Immediately on assuming his new position, however, Pulakeśin faced serious challenges. The civil war had left the kingdom in a state of chaos and anarchy; even the capital province was in danger of attack. The new king was equal to the threat, and within a short time, he secured the homeland and subjugated the rebellious provinces. In the Meguti Temple at Aihole, a detailed account of his conquests is provided in an inscription; dated to 634, the lengthy record was composed by the court poet, a Jain named Ravikīrtti. Pulakeśin not only kept in check rebels attempting to break with Cālukya rule but also embarked on a bellicose expansionist policy that was characteristic of the Cālukyas. First, he extended the empire northward into Gujerat, overrunning the Lāṭas, Malwas, and Gurjaras. He then met Harṣa Harṣa of Kanauj, the famous king of north India, in battle, an event recorded by the Chinese Buddhist pilgrim Xuanzang (Hsüan-tsang; c. 602-664). The struggle between the two kings seems to have ensued from the attempts of both to extend their control over the Deccan.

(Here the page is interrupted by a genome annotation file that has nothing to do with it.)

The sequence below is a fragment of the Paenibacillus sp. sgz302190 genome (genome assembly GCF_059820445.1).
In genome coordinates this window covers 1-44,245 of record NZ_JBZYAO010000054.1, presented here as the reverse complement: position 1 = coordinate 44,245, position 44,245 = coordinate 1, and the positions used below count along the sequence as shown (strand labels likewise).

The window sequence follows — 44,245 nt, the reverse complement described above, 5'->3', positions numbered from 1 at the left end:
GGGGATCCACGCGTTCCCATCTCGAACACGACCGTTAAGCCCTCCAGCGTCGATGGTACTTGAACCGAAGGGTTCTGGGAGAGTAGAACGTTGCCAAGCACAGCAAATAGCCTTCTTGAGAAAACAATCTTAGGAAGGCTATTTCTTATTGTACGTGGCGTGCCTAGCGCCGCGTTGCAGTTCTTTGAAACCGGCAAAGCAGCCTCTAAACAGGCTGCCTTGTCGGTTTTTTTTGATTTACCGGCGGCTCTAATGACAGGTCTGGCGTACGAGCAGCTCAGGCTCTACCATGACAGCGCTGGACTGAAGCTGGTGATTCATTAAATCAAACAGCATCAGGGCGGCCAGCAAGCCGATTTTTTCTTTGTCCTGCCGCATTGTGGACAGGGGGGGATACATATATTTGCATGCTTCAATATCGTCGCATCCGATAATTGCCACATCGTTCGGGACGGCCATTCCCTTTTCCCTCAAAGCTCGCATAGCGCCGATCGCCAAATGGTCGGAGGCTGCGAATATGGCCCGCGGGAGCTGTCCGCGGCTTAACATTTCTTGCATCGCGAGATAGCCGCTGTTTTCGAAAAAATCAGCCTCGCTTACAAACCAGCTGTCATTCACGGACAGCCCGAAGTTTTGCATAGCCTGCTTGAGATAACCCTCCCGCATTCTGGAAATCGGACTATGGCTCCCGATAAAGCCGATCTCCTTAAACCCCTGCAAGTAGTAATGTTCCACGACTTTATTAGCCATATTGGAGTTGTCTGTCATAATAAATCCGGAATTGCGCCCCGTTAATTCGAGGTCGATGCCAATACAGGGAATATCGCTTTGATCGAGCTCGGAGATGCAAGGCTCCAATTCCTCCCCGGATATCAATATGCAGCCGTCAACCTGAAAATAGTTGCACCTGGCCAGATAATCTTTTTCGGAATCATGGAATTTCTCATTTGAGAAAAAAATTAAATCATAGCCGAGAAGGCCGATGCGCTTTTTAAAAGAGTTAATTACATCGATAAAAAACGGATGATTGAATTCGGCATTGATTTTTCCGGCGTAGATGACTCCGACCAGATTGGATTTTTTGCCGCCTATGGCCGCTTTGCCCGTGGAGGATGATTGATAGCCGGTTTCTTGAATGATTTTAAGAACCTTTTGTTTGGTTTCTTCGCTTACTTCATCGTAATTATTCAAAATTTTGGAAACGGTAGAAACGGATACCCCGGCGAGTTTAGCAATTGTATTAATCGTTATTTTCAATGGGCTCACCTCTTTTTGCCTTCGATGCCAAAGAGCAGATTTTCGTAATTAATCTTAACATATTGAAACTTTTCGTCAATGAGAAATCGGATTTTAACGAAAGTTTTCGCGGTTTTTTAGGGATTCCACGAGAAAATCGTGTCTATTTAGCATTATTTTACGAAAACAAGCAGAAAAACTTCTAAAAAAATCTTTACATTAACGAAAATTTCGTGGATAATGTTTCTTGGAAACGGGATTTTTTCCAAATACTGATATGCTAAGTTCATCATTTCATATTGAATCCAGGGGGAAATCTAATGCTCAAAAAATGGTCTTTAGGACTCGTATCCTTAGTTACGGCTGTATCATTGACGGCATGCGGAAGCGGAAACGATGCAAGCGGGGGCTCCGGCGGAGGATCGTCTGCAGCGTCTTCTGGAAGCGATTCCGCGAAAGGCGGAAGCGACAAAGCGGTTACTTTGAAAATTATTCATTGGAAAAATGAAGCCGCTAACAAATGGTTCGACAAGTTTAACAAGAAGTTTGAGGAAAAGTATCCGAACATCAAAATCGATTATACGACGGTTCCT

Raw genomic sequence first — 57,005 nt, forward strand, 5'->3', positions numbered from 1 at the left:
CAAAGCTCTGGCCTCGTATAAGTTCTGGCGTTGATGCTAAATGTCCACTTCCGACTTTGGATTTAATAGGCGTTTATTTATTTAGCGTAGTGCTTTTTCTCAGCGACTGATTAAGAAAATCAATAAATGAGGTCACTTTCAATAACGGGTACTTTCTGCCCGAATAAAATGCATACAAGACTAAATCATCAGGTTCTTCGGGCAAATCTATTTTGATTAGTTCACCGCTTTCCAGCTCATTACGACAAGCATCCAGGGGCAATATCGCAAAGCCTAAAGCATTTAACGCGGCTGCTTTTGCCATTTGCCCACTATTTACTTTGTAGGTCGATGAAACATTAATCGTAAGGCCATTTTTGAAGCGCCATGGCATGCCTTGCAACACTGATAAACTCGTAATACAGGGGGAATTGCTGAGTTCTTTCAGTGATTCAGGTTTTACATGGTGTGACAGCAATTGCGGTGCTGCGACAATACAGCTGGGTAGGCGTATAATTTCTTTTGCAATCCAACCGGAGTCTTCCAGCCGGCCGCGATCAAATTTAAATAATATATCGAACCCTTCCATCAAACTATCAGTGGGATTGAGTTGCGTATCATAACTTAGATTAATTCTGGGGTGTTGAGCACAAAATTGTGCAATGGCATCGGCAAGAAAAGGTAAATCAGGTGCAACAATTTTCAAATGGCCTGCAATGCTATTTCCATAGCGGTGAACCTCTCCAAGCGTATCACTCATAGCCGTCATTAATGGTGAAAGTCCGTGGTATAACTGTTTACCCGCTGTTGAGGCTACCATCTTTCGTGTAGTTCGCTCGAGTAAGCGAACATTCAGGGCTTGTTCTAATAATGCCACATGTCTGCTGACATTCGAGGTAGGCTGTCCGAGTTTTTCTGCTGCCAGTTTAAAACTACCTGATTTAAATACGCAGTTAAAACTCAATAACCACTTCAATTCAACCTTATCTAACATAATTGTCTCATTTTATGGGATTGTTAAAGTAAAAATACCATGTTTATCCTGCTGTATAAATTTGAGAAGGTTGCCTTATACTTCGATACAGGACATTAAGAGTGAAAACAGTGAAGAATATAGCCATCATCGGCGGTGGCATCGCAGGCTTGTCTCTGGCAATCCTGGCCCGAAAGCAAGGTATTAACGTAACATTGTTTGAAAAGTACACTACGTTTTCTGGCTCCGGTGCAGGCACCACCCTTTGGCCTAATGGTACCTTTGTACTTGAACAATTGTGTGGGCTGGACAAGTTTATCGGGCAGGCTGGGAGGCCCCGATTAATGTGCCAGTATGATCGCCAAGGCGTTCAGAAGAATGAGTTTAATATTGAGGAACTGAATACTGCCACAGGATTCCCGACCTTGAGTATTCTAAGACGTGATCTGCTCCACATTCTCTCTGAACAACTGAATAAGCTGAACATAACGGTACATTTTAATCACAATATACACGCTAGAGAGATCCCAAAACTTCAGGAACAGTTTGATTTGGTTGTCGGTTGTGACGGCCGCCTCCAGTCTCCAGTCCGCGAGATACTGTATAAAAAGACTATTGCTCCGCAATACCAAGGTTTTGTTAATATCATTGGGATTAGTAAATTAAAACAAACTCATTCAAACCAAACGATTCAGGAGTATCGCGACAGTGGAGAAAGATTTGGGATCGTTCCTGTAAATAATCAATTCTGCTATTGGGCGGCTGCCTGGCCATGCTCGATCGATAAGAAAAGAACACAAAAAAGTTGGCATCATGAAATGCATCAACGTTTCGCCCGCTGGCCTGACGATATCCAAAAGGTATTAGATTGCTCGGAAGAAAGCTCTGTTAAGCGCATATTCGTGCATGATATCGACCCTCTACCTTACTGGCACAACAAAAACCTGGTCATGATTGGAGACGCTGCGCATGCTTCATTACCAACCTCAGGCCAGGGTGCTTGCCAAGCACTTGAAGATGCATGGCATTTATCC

The reputation of the ferocious king of the Cālukyas spread well beyond the subcontinent of India. A Muslim historian named al-ṭabarī wrote that King Khosrow II Khosrow II (r. 590-628) of Persia received an embassy from Pulakeśin in 625. Al-ṭabarī gives the name of the king as Prmesha (Parameśa), one of Pulakeśin’s alternate names. Unfortunately, it is not clear if the purpose of the visit was for trade or other reasons.

After his victories in the north, Pulakeśin turned his ambitions toward the eastern Deccan, where he brought under his control the Kosalas and the Kaliṇgas and the ruling house of Piśṭapura. Placing his younger brother in charge of the newly acquired territories, he founded the Eastern Cālukya Dynasty, which persisted for more than four hundred years. At that point in time, Cālukya rule extended over enormous tracts of land spanning the Deccan between the Indian Ocean and the Bay of Bengal and from Gujerat in the north to southern Mysore. In one inscription he is referred to as “lord of the eastern and western waters,” a description that confirms the breadth of his empire. With the dream of taking the entire subcontinent south of the Vindhya Mountains, the warrior king directed his army to turn south and follow the coastline into the adjacent realm of the Pallava King Mahendravarman I Mahendravarman I . A fierce battle ensued, in which the Pallava Pallavas;Cālukyans and king eventually was forced to retreat behind the ramparts of his capital city at Kanchipuram, a fact that both Pallava and Cālukyan records confirm.